Next: Many Americans hated this president during his time in office, but like him better now.
13. George W. Bush
His speaking gaffes hurt him. | Mannie Garcia/AFP/Getty Images
- 43rd president of the United States
U.S. News characterizes Bush’s presidency as tainted by “a series of public speaking gaffes and costly wars in Iraq and Afghanistan.” Many Americans hated Bush during his time in office. But as the Pacific Standard reports, Bush has more recently made an “improbable” recovery.
Bush left office with “one of the lowest approval ratings of any president in history,” the publication notes. And he had endured “eight years of both lighthearted mockery and aggressive political denouncement.” But polls show that Americans have begun to like him again, in much larger numbers than they did during his time in office.
Next: Many Americans hated — and still hate — Barack Obama.
14. Barack Obama
The country changed significantly under him. | Chip Somodevilla/Getty Images
- 44th president of the United States
The American Prospect posits that Republicans have never hated a president more than they hate Barack Obama. In 2015, Vox characterized Obama as “the most polarizing president since the birth of modern polling — Democrats love him, and Republicans can’t stand him.” (Donald Trump later broke Obama’s record on that quality, though.)
The Pew Research Center reports that the United States changed significantly during Obama’s presidency. The economy improved, but income inequality increased. Obama elevated the U.S. image abroad, but race relations at home remained bad. And many Republicans — Donald Trump included — continue to hate Obama.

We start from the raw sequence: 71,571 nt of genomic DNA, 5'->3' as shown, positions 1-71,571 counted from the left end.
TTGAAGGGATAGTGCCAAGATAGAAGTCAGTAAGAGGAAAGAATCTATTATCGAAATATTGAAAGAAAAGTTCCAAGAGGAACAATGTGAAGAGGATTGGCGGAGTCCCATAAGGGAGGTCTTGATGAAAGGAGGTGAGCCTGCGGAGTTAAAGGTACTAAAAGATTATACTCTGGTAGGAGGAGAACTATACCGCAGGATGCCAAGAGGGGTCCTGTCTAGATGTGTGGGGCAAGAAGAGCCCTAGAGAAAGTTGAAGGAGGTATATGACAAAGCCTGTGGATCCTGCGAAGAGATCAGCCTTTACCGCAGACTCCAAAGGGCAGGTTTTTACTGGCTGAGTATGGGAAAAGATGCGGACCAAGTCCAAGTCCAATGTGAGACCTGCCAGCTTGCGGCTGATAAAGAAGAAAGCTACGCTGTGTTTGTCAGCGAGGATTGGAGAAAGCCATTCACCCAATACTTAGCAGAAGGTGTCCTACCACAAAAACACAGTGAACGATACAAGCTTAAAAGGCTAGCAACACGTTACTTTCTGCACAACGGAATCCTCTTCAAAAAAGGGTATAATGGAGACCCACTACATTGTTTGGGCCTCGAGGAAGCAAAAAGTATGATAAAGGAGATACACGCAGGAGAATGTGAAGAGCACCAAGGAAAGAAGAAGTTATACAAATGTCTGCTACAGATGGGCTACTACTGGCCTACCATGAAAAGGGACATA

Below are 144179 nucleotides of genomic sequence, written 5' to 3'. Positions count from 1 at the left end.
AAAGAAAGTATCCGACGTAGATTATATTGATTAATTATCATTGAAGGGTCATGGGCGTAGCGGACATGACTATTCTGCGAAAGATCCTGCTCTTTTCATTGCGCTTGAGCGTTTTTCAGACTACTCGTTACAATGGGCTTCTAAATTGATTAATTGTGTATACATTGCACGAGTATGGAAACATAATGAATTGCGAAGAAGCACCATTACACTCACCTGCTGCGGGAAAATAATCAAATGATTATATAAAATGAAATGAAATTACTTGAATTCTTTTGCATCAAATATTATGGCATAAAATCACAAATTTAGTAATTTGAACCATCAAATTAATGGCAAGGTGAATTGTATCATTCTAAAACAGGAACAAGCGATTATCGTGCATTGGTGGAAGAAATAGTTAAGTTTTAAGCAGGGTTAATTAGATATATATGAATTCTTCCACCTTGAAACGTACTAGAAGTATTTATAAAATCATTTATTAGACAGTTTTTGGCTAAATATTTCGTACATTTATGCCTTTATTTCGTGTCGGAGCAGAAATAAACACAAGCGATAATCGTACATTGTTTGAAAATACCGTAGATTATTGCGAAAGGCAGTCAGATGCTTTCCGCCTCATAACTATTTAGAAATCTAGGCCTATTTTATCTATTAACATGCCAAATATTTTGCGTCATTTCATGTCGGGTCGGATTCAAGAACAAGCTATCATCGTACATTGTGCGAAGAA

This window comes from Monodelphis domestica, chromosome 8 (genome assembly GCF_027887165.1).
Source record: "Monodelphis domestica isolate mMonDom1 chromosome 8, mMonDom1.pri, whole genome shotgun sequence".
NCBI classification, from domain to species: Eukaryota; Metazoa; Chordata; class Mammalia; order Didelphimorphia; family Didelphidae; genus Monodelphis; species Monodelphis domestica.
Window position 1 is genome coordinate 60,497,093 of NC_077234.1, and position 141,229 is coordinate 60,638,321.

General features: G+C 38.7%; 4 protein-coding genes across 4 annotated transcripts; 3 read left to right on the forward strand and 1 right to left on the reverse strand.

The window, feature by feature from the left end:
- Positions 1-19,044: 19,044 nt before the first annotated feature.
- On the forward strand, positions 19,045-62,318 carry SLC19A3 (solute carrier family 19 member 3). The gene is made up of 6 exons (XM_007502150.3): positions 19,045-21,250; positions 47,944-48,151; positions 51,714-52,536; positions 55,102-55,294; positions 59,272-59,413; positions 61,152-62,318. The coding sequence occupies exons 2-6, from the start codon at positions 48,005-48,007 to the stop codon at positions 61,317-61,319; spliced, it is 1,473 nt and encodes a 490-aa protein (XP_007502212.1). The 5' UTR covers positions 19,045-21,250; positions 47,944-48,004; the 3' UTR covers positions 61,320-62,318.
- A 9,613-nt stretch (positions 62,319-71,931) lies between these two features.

Next: Here’s how Donald Trump compares.
15. Donald Trump
He is deeply polarizing. | Chris Kleponis-Pool/Getty Images
- 45th president of the United States
We probably don’t have to tell you that while some American love Donald Trump, others hate him. Approval ratings showed Trump ending his first year in office as the most unpopular president in modern history. Global survey data also painted a picture of a president hated around the world.
Trump also remains a deeply polarizing president. And the Brookings Institution attributed that phenomenon to the Trump White House’s “fractious policies in seeking to implement a travel ban, dismantling Obamacare, withdrawing from a global climate pact, and agreeing to move the U.S. embassy in Israel to Jerusalem.”
Read more: You’ll Never Believe the Real Reason Queen Elizabeth II Didn’t Like Jacqueline Kennedy